It’s important to have goals set ahead of construction about what percentage of materials needs to be recycled. To monitor this, Adelman suggests having someone onsite who can police the recycling effort in addition to sorting bins that are clearly labeled. This makes it easier for the contractors to get on board.
Adelman also points out that monitoring materials to be used in construction is important. Be sure to keep materials protected from water. Water damage can promote mold growth later on she says.
Taylor suggests considering selling materials from the construction site for reuse. “For example, let’s say they are tearing up roadway and driveway areas, they might make a contract with someone to come in and pulverize that and use it for building materials for a completely unrelated building project. Same thing with asphalt with the recycling instead of bringing in new petrol chemicals, you just recycle it right on the site through a mechanical process that recycles it and goes through, it gets re-characterized as new asphalt but it is old asphalt that has been reconstituted,” he says.
Or, materials from the site can be repurposed for part of the project, Beachy suggests. “What we’re doing [on one project] is taking some of those materials and actually reusing them elsewhere in the site. We’re trying to reduce the number of materials actually taken off the site. You look for ways you can reduce anything taken off the site,” he says.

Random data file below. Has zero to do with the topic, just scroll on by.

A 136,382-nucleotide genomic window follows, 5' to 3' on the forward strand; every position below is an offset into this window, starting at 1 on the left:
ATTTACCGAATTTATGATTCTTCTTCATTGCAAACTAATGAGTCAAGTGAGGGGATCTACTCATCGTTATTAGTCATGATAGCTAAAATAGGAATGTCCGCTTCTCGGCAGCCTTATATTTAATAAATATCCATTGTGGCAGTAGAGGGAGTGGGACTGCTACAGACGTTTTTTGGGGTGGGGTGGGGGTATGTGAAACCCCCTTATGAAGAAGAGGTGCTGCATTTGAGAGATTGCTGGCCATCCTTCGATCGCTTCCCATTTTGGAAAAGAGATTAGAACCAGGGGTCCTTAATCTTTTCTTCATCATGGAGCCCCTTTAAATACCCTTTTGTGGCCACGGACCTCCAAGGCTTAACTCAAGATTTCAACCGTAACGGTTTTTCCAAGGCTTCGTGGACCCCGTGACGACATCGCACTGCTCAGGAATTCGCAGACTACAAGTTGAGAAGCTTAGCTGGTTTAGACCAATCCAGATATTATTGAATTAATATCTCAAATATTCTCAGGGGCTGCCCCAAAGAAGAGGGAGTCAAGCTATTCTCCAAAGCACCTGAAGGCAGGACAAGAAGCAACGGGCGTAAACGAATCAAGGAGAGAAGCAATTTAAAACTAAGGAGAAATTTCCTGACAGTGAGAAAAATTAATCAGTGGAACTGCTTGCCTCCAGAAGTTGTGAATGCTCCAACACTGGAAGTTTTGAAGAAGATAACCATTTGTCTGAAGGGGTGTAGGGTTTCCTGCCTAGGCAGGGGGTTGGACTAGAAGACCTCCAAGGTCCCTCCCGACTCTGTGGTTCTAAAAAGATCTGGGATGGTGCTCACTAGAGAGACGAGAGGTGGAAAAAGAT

Sustainability doesn’t stop once the project wraps. It’s important to have a plan and goals for the future in place.
“Sustainability is about that continual improvement process and it really is a journey. It’s not just one stop and you’re done,” says Kerr Adler. “It’s about long-term commitment and a broad definition, not how one organization applied sustainability or defines, it might be a little different to another organization and that’s OK. Figure out what your goals are and objectives and there’s a whole slew of resources that will help take you there.”